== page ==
One-third of students experience a mental health condition associated with decreased academic functioning and increased risk of dropping out. While mental health difficulties are lower among male students, they are twice as likely to die by suicide. Although the importance of gender-sensitive interventions for male students has been emphasized, feasible and effective approaches are unexplored. This investigation conducted three gender-sensitive feasibility interventions for male students to evaluate acceptability, changes to help-seeking and mental health outcomes. Three interventions were delivered to 24 male students. The interventions included the following: Intervention 1—a formal intervention targeting male students, Intervention 2—a formal intervention that adopted gender-sensitive language and promoted positive masculine traits, and Intervention 3—an informal drop-in offering a social space providing health information. These were evaluated for acceptability, attitudes to help-seeking, and mental health outcomes. All interventions were equally acceptable. The informal drop-in was more acceptable, having better engagement from male students who have greater conformity to maladaptive masculine traits, more negative attitudes to help-seeking, higher levels of self-stigma, who were less likely to have used mental health support before and belonged to an ethnic minority. These findings indicate differences in acceptability, particularly uptake, for hard-to-engage male students. Informal strategies help reach male students who would otherwise not engage with mental health support, familiarize them with help-seeking, and connect them with pre-existing mental health interventions. More work needs to be carried out using larger samples to investigate the efficacy of informal interventions to engage male students.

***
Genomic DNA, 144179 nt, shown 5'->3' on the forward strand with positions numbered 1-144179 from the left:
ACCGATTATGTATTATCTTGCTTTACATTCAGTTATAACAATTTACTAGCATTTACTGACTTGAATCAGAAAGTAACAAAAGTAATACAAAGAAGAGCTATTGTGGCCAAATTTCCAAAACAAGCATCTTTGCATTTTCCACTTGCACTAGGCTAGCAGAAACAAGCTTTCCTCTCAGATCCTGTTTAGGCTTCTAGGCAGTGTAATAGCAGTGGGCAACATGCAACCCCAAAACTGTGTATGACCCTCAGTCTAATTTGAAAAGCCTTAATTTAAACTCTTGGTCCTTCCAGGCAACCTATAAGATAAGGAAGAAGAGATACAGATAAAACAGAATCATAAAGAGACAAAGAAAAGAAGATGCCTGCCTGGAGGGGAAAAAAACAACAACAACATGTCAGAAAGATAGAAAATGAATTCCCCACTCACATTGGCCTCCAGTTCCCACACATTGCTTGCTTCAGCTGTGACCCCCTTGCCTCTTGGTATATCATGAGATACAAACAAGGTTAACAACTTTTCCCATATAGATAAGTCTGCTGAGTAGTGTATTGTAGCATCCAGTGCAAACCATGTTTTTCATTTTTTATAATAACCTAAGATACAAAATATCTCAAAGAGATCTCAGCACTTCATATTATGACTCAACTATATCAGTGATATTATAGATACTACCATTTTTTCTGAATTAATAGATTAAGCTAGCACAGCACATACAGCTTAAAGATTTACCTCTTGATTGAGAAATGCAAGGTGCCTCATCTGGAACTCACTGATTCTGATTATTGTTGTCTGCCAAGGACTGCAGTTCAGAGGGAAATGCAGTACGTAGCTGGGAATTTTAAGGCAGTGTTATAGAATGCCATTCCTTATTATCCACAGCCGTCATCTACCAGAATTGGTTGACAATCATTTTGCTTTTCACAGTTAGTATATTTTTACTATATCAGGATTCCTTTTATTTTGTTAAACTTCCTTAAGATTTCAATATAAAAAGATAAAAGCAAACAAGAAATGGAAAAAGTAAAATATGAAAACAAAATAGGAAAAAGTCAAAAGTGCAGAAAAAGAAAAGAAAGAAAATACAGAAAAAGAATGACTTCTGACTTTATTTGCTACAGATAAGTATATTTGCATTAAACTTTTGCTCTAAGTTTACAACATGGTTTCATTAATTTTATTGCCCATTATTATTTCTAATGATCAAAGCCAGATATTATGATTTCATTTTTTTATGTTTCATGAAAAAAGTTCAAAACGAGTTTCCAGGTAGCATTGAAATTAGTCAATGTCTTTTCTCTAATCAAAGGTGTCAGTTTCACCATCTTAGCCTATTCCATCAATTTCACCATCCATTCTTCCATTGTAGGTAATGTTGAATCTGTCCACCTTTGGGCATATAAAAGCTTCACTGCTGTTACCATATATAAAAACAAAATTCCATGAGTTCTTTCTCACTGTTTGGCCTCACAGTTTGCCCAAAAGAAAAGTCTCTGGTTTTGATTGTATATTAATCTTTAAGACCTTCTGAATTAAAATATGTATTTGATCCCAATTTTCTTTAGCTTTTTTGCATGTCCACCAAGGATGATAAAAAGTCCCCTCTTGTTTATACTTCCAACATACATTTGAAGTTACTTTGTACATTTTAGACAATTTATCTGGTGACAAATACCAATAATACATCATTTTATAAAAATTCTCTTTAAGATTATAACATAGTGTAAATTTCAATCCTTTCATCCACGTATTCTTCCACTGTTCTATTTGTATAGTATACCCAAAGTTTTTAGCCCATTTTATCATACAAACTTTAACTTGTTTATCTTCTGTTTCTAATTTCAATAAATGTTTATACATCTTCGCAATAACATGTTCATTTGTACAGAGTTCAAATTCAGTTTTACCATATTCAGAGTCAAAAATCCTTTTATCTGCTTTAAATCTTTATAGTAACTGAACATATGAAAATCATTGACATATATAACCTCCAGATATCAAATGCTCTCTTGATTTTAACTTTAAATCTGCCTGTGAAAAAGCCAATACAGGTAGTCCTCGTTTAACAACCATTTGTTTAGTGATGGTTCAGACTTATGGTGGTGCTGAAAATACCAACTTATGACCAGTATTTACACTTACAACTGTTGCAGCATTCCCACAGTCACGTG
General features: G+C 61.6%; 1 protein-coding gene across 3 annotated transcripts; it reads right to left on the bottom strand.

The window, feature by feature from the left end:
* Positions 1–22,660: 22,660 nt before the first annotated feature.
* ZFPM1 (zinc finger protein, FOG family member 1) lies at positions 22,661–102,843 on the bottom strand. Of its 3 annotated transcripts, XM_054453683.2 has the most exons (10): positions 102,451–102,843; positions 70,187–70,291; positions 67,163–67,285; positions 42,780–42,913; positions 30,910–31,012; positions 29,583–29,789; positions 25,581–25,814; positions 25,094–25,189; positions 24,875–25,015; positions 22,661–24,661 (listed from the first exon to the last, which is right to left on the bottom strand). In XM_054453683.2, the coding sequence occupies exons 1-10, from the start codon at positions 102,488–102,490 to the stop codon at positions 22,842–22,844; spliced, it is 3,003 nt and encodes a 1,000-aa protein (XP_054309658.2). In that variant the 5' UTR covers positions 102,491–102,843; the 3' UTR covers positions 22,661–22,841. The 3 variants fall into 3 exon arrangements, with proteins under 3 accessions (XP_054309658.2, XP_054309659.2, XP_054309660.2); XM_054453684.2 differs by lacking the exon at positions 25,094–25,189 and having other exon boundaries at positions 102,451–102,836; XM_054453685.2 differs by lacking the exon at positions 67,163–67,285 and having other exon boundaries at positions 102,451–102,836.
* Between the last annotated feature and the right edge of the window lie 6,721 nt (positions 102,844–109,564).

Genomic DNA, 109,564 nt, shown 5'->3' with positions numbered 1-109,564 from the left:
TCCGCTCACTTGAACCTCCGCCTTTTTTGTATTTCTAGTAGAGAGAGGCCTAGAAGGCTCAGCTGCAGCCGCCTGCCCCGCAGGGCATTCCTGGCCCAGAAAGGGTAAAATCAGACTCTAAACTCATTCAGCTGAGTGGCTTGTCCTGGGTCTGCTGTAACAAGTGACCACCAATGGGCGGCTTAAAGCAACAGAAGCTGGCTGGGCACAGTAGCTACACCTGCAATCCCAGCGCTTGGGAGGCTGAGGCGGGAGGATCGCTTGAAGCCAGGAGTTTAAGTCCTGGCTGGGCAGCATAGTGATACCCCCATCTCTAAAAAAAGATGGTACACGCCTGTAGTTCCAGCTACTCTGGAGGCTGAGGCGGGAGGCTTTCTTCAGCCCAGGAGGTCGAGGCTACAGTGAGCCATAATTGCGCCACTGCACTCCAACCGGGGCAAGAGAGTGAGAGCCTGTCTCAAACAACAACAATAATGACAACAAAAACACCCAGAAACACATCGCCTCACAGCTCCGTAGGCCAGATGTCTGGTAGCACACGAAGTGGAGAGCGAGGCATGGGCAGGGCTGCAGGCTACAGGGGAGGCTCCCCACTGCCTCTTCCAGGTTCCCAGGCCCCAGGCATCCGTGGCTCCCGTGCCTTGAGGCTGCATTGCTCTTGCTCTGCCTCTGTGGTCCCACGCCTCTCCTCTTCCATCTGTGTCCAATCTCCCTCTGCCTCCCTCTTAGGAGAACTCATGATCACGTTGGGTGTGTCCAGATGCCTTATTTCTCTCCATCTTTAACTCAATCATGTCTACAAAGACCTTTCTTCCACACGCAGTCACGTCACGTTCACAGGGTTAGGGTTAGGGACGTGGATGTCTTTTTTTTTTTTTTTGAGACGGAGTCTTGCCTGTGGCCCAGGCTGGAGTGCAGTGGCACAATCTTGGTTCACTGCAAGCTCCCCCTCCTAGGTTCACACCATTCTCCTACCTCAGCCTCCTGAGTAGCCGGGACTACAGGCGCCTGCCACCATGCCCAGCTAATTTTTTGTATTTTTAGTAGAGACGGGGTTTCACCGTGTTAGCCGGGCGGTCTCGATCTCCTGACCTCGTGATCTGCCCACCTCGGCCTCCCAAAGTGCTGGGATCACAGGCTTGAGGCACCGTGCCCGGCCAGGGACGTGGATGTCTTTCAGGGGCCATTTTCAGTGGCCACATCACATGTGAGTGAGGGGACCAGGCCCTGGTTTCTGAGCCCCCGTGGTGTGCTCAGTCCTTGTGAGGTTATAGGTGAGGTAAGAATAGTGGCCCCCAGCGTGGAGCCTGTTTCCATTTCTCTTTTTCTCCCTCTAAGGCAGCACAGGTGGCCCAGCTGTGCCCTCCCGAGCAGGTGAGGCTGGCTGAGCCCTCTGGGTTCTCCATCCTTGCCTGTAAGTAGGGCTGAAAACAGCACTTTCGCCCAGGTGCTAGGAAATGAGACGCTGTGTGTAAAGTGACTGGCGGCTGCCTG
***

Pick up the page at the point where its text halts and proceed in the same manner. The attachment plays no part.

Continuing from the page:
- mental health
- service uptake